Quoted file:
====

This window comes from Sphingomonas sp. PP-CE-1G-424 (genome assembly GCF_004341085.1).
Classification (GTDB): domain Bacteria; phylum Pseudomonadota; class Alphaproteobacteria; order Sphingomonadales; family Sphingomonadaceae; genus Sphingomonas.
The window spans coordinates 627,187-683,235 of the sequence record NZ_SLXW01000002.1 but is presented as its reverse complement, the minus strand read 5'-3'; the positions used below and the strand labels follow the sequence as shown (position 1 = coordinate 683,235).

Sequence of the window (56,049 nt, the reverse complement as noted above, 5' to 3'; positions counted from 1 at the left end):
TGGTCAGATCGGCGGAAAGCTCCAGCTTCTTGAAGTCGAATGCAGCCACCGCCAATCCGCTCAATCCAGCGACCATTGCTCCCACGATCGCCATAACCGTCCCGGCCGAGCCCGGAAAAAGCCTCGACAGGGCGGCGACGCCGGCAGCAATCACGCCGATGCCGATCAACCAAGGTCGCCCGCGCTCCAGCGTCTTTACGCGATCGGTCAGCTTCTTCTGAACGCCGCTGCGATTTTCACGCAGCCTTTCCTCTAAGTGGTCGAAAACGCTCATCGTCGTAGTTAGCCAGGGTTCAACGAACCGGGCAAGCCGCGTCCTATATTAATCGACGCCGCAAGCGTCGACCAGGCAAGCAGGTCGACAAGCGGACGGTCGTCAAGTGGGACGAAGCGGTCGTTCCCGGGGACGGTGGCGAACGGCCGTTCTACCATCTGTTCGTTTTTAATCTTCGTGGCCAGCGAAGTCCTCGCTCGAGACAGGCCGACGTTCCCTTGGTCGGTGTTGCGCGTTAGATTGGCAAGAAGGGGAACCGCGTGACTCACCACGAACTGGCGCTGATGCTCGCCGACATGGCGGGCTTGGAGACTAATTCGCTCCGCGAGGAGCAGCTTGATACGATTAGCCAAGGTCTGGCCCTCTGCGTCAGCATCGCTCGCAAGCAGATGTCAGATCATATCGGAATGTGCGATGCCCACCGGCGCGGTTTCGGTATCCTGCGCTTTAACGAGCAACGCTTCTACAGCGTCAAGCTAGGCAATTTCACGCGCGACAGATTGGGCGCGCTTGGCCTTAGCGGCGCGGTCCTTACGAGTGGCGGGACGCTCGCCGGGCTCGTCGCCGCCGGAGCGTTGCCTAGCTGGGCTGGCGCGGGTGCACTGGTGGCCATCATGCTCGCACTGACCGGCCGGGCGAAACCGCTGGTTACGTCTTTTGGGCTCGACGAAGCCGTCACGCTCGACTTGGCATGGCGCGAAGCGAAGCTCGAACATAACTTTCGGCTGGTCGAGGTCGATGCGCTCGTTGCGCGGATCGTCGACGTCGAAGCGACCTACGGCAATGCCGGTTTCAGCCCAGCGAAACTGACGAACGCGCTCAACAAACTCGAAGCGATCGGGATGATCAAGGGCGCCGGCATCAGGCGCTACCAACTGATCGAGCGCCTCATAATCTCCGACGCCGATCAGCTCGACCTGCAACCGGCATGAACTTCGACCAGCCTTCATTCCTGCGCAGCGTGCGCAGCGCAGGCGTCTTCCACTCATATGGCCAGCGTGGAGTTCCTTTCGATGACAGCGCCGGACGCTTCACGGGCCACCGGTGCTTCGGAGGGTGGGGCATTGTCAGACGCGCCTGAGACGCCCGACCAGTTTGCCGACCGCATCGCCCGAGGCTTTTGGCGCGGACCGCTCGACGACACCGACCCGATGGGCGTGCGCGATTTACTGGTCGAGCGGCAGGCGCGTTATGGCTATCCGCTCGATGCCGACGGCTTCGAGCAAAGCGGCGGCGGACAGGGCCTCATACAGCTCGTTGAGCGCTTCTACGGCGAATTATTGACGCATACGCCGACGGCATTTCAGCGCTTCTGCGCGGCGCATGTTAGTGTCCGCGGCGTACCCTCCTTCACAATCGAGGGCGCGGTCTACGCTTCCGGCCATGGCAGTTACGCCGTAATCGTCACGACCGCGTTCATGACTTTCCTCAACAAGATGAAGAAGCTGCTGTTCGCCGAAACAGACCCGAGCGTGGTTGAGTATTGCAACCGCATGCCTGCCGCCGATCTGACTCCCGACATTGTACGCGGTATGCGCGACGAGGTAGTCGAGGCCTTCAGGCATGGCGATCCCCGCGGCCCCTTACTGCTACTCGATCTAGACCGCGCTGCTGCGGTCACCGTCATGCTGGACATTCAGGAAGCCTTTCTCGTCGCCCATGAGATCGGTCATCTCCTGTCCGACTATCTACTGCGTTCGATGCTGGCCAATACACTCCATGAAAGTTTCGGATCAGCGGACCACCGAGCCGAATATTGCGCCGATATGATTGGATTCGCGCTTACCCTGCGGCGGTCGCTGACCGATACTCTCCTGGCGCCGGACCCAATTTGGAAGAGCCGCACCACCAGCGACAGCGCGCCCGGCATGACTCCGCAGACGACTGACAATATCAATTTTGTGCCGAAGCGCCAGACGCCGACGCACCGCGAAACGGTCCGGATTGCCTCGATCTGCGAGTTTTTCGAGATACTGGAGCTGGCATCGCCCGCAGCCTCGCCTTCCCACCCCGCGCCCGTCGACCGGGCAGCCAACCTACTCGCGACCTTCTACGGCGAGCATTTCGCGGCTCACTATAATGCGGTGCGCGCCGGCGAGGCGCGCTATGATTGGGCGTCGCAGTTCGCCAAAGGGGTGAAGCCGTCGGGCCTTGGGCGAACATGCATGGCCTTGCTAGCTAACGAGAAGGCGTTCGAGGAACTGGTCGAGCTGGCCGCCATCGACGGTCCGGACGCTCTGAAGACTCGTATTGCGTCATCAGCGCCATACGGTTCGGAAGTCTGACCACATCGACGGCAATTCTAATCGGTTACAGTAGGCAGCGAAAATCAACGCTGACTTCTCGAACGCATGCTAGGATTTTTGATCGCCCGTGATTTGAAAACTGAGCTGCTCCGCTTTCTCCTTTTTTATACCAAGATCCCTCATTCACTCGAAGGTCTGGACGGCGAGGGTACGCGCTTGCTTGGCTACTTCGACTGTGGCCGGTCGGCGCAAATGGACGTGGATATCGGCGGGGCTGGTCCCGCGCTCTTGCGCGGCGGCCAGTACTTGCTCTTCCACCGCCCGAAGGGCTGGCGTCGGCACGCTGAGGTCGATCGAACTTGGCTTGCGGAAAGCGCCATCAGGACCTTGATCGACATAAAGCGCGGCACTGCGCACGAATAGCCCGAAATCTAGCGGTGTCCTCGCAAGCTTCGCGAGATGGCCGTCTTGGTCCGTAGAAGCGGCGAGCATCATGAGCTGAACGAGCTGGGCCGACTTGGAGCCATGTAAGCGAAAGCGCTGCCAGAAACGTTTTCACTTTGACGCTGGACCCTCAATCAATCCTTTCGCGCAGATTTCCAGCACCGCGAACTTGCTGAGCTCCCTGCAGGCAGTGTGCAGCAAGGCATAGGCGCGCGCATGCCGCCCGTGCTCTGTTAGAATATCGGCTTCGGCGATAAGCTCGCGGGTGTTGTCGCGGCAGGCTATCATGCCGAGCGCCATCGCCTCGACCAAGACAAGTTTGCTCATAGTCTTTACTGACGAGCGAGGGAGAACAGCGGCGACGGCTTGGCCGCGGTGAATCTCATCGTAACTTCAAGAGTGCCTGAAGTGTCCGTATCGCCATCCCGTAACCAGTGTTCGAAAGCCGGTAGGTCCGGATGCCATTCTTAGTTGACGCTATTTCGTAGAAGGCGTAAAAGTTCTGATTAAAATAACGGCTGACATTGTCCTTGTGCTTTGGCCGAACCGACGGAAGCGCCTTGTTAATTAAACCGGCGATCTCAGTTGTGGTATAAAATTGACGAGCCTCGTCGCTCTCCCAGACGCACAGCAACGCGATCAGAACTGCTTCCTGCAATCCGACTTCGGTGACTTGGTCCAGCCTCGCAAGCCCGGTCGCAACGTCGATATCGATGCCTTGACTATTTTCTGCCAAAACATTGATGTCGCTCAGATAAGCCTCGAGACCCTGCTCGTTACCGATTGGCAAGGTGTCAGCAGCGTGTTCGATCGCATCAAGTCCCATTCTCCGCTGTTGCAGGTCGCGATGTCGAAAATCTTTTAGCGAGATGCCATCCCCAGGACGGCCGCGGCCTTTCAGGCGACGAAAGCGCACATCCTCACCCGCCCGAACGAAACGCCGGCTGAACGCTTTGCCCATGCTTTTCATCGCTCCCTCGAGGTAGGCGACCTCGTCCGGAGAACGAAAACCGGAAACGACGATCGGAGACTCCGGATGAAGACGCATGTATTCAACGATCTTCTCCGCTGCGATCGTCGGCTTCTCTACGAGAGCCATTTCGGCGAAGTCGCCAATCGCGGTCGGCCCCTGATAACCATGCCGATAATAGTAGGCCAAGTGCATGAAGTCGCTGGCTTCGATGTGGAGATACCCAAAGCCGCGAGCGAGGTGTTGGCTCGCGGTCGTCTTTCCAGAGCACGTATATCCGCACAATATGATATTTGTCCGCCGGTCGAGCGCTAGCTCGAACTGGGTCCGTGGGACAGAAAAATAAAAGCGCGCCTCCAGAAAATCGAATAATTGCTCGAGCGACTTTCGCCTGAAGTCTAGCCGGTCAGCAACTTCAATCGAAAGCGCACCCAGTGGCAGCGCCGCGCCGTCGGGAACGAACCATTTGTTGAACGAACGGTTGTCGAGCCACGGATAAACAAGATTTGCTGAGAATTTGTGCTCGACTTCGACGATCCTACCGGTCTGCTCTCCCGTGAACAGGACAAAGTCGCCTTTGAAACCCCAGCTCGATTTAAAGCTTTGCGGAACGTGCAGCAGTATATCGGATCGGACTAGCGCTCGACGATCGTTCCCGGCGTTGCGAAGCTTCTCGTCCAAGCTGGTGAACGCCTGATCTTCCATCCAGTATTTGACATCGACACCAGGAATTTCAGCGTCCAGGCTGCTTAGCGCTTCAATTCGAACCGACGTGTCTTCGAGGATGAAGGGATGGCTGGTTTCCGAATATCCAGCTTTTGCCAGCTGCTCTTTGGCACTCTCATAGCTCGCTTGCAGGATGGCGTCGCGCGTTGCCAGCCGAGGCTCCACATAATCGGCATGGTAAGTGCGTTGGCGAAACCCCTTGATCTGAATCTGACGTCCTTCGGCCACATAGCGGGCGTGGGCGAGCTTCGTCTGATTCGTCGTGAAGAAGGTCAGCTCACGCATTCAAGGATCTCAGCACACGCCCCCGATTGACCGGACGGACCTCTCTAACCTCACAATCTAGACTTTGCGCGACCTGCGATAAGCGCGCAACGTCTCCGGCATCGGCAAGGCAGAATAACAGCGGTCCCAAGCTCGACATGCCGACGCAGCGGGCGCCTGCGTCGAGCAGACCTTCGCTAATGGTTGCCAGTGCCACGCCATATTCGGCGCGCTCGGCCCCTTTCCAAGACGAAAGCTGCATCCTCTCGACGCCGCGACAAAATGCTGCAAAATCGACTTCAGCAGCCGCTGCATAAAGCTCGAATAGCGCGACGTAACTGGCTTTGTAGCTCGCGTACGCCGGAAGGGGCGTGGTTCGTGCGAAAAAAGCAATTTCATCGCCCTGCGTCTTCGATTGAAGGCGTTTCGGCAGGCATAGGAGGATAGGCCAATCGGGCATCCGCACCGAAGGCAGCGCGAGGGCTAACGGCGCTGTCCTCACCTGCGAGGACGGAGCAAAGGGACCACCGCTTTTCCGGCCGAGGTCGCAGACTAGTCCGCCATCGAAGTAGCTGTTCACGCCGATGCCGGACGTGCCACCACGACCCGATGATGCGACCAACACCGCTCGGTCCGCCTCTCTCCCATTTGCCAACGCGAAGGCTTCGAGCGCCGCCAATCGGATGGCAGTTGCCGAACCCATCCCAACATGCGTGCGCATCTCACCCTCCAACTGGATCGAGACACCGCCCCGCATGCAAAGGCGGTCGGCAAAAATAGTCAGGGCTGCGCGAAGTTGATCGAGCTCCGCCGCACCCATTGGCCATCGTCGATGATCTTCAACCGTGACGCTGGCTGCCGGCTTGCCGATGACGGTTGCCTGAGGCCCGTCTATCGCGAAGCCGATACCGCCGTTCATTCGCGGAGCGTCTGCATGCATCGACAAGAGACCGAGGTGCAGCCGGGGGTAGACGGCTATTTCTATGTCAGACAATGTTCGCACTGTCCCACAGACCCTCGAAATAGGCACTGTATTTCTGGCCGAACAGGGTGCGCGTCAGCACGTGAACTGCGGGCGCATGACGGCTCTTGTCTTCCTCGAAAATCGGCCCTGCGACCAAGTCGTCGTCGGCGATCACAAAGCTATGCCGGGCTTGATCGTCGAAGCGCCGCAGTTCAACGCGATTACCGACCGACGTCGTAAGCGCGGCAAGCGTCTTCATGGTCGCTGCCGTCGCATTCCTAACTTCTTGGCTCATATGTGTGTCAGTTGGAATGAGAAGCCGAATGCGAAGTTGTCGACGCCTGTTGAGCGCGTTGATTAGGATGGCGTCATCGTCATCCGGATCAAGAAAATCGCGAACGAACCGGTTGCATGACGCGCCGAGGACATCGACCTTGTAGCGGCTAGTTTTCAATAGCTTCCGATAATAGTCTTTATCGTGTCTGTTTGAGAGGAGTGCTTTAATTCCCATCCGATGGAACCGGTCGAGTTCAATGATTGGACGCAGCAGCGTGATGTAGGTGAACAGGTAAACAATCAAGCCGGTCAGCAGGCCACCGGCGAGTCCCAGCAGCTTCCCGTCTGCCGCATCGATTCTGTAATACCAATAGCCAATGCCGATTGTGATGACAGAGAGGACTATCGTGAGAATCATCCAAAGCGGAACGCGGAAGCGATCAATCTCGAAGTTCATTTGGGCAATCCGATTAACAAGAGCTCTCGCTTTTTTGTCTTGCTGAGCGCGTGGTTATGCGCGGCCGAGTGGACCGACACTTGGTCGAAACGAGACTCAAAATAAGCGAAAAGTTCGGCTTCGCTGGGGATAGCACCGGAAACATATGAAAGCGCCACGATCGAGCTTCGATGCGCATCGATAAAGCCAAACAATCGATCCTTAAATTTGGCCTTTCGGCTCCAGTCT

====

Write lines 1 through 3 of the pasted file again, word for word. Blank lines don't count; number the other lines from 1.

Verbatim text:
This window comes from Sphingomonas sp. PP-CE-1G-424 (genome assembly GCF_004341085.1).
Classification (GTDB): domain Bacteria; phylum Pseudomonadota; class Alphaproteobacteria; order Sphingomonadales; family Sphingomonadaceae; genus Sphingomonas.
The window spans coordinates 627,187-683,235 of the sequence record NZ_SLXW01000002.1 but is presented as its reverse complement, the minus strand read 5'-3'; the positions used below and the strand labels follow the sequence as shown (position 1 = coordinate 683,235).